Harry S. Dent | Monday, September 16, 2013 >>
I have been warning for decades that during the economic Winter Season, which started in 2008 and will last until around 2023, immigration will fall like a rock and births will decline substantially.
This means that the population estimates the U.S. Census Bureau and international agencies like the United Nations (UN) recently released are far too optimistic.
The government projects our population will swell to 420 million by 2060.
I don’t see that happening. In fact, I forecast the U.S. population will only reach about 360 million by then. That’s a 60 million difference, which is pretty significant if you ask me.
See for yourself…
My calculations anticipate that we’ll add only 44 million people to our country in the next 47 years. That’s 936,000 new people a year, on average, or 0.27% growth.
Put another way, that’s only 20 million households by 2060, or 425,000 new households per year.
That means the government and businesses are building infrastructures to accommodate 575,000 households and 1.28 million people that probably won’t even exist. What a waste.
But why should you care? After all, that’s some 47 years away.
Quite simply you should care because experts are using those incorrect estimates to forecast an increasing need for housing and infrastructure in the decades ahead. And if you invest in those areas in the hopes of capturing double or triple-digit gains on the back of that growth, you’ll be sorely disappointed.
I hear the argument all the time that we are going to need more housing, office space, and infrastructure in the decades ahead.
But that’s just not true.
The number of people dying in the years ahead will start to rival the number of younger people entering the workforce, especially when you factor in the growing anti-immigration sentiment in the U.S. This will result in depressed – if not outright declining – real estate prices and sorely lacking demand for new homes.
Immigration dropped to near zero in the early 1930s and didn’t come back very fast during the economic Spring boom that followed. And since 2008, immigration trends have begun to reverse, with more illegal immigrants heading back to Mexico and fewer coming here. That’s because the U.S. economy is not as strong and the “civic” generations, like the Bob Hopers and now the Echo Boomers, don’t tend to be as open to immigrants as their parents were.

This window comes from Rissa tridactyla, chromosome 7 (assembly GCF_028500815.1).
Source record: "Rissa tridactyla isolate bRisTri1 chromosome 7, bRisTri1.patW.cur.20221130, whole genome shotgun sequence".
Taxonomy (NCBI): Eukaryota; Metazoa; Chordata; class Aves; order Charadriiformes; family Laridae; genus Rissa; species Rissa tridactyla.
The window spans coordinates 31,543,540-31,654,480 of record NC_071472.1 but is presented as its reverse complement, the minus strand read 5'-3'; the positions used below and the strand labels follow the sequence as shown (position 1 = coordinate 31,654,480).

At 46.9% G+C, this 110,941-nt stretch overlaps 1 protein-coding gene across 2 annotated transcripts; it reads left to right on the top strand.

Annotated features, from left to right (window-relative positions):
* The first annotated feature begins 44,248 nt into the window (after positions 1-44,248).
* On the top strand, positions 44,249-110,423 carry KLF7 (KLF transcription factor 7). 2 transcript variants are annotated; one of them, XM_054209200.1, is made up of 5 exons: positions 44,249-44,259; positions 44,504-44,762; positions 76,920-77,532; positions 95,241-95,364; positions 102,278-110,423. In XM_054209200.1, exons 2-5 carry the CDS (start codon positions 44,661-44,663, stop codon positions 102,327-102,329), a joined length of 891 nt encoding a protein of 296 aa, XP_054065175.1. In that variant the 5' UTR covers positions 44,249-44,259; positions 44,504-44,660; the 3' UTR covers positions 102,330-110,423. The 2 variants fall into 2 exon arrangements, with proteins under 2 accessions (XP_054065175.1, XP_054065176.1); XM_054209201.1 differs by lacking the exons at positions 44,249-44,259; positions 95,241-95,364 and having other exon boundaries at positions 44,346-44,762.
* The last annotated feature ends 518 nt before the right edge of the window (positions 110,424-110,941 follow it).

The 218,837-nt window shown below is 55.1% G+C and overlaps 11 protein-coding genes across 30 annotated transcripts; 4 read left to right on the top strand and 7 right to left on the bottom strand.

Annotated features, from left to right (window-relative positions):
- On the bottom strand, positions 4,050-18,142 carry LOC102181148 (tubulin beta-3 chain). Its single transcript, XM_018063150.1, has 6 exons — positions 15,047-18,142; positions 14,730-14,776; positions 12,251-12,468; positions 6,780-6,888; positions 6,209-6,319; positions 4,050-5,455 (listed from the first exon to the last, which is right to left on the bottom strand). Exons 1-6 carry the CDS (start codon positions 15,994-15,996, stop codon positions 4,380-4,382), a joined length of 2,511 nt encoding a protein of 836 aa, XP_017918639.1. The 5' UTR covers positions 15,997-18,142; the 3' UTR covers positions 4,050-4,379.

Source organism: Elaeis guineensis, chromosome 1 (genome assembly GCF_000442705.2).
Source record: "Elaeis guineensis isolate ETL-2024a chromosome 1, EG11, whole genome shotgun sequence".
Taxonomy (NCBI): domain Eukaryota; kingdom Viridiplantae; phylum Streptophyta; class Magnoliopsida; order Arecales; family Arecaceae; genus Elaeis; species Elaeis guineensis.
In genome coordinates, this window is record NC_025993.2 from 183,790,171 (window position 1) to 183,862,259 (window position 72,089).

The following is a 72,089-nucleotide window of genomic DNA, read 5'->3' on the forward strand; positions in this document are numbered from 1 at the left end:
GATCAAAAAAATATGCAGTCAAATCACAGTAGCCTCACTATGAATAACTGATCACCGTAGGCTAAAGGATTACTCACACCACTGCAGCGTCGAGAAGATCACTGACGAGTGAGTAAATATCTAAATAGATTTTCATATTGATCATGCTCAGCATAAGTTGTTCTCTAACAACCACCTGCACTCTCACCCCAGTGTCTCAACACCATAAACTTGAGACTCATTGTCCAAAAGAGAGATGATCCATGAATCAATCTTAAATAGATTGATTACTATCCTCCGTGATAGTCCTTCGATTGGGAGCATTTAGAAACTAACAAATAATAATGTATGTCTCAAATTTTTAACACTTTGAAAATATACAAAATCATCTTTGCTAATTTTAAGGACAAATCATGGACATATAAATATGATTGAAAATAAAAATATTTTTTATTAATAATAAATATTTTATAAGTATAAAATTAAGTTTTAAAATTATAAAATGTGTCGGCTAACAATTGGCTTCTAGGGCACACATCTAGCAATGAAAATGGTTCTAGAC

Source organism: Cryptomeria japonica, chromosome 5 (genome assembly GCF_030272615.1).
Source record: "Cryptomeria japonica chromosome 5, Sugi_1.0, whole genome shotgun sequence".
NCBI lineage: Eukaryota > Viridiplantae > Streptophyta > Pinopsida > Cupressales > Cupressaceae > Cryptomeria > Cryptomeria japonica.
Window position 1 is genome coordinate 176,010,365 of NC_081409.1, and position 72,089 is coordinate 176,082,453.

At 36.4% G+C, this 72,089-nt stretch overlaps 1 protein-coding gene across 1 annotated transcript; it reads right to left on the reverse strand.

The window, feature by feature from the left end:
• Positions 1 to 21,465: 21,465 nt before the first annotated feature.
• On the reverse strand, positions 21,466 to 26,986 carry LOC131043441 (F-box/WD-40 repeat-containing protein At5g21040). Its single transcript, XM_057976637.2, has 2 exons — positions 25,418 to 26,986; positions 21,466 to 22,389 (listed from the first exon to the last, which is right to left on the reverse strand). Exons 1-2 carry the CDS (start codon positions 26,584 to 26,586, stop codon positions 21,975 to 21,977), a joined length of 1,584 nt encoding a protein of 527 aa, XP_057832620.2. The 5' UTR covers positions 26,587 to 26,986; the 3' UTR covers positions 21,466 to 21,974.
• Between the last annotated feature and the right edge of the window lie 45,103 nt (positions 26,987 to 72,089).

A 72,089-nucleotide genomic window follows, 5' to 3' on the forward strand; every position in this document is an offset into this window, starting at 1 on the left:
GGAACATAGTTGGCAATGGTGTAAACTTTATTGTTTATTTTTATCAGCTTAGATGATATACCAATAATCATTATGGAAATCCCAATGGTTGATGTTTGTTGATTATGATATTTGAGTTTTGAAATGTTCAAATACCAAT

And births will decline in the years ahead, too. In fact, the decline already started back in 2008 as we forecast decades ago it would. The simple fact of the matter is that people have fewer children during recessions and depressions, as witnessed during the 1970s and 1930s. Also, people are having fewer children today because it is so expensive to raise and educate them.
Do yourself a favor and remember that economists, and especially the government, are almost always merely extrapolators. They just project trends in the same direction and at the same growth rate. They don’t account for the major cycles and downturns in the economy that come every 40 years from the generation cycles.
Twenty years ago I forecast that this economic Winter Season – set to unfold from 2008 into 2023 – would see falling births and immigration rates, just like what happened in the 1930s.
So far, my forecast is spot on.
And if I’m right about a depression ahead, and an on-and-off again weak economy over the coming decade, there is no question that births will continue to fall substantially, as will immigration. History backs me on this one.
The bottom line is this: Don’t bank on the government’s population forecasts. Instead, use our research and the investments we recommend in Boom & Bust to build your investment portfolio and income streams in the lean years ahead.
Ahead of the Curve with Adam O’Dell
If you missed it, Larry Summers is no longer in the running to be the world’s most influential economic policy maker. The news came out over the weekend, prompting stocks to open significantly higher this morning.